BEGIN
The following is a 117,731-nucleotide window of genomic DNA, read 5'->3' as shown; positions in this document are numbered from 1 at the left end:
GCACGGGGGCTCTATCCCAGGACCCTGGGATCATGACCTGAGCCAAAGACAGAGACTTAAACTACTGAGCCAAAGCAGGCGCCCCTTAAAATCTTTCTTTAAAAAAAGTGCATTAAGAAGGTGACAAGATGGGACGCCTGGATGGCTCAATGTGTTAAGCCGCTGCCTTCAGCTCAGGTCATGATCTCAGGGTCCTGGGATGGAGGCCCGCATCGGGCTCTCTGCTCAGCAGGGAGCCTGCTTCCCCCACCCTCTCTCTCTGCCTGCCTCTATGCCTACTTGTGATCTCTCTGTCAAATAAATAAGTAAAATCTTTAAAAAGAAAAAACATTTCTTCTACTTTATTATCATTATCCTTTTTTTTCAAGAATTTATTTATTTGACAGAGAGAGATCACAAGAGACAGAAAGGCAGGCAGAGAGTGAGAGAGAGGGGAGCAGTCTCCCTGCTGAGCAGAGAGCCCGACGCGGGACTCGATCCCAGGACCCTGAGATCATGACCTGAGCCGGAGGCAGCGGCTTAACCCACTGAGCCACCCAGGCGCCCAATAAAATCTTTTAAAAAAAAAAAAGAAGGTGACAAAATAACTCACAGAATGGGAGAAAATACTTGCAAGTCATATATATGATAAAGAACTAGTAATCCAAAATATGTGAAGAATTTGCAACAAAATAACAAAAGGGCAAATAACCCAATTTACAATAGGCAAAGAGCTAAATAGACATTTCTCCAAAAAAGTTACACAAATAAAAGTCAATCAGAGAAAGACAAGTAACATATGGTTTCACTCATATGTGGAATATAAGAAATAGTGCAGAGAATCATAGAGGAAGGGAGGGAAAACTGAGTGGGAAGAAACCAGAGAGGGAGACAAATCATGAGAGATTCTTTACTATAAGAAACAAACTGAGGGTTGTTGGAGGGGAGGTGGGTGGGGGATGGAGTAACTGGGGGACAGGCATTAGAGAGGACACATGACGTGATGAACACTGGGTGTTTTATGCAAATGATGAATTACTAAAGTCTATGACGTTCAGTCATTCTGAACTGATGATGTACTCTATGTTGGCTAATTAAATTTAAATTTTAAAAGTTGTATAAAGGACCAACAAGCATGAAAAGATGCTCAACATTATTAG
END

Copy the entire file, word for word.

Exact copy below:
The following is a 117,731-nucleotide window of genomic DNA, read 5'->3' as shown; positions in this document are numbered from 1 at the left end:
GCACGGGGGCTCTATCCCAGGACCCTGGGATCATGACCTGAGCCAAAGACAGAGACTTAAACTACTGAGCCAAAGCAGGCGCCCCTTAAAATCTTTCTTTAAAAAAAGTGCATTAAGAAGGTGACAAGATGGGACGCCTGGATGGCTCAATGTGTTAAGCCGCTGCCTTCAGCTCAGGTCATGATCTCAGGGTCCTGGGATGGAGGCCCGCATCGGGCTCTCTGCTCAGCAGGGAGCCTGCTTCCCCCACCCTCTCTCTCTGCCTGCCTCTATGCCTACTTGTGATCTCTCTGTCAAATAAATAAGTAAAATCTTTAAAAAGAAAAAACATTTCTTCTACTTTATTATCATTATCCTTTTTTTTCAAGAATTTATTTATTTGACAGAGAGAGATCACAAGAGACAGAAAGGCAGGCAGAGAGTGAGAGAGAGGGGAGCAGTCTCCCTGCTGAGCAGAGAGCCCGACGCGGGACTCGATCCCAGGACCCTGAGATCATGACCTGAGCCGGAGGCAGCGGCTTAACCCACTGAGCCACCCAGGCGCCCAATAAAATCTTTTAAAAAAAAAAAAGAAGGTGACAAAATAACTCACAGAATGGGAGAAAATACTTGCAAGTCATATATATGATAAAGAACTAGTAATCCAAAATATGTGAAGAATTTGCAACAAAATAACAAAAGGGCAAATAACCCAATTTACAATAGGCAAAGAGCTAAATAGACATTTCTCCAAAAAAGTTACACAAATAAAAGTCAATCAGAGAAAGACAAGTAACATATGGTTTCACTCATATGTGGAATATAAGAAATAGTGCAGAGAATCATAGAGGAAGGGAGGGAAAACTGAGTGGGAAGAAACCAGAGAGGGAGACAAATCATGAGAGATTCTTTACTATAAGAAACAAACTGAGGGTTGTTGGAGGGGAGGTGGGTGGGGGATGGAGTAACTGGGGGACAGGCATTAGAGAGGACACATGACGTGATGAACACTGGGTGTTTTATGCAAATGATGAATTACTAAAGTCTATGACGTTCAGTCATTCTGAACTGATGATGTACTCTATGTTGGCTAATTAAATTTAAATTTTAAAAGTTGTATAAAGGACCAACAAGCATGAAAAGATGCTCAACATTATTAG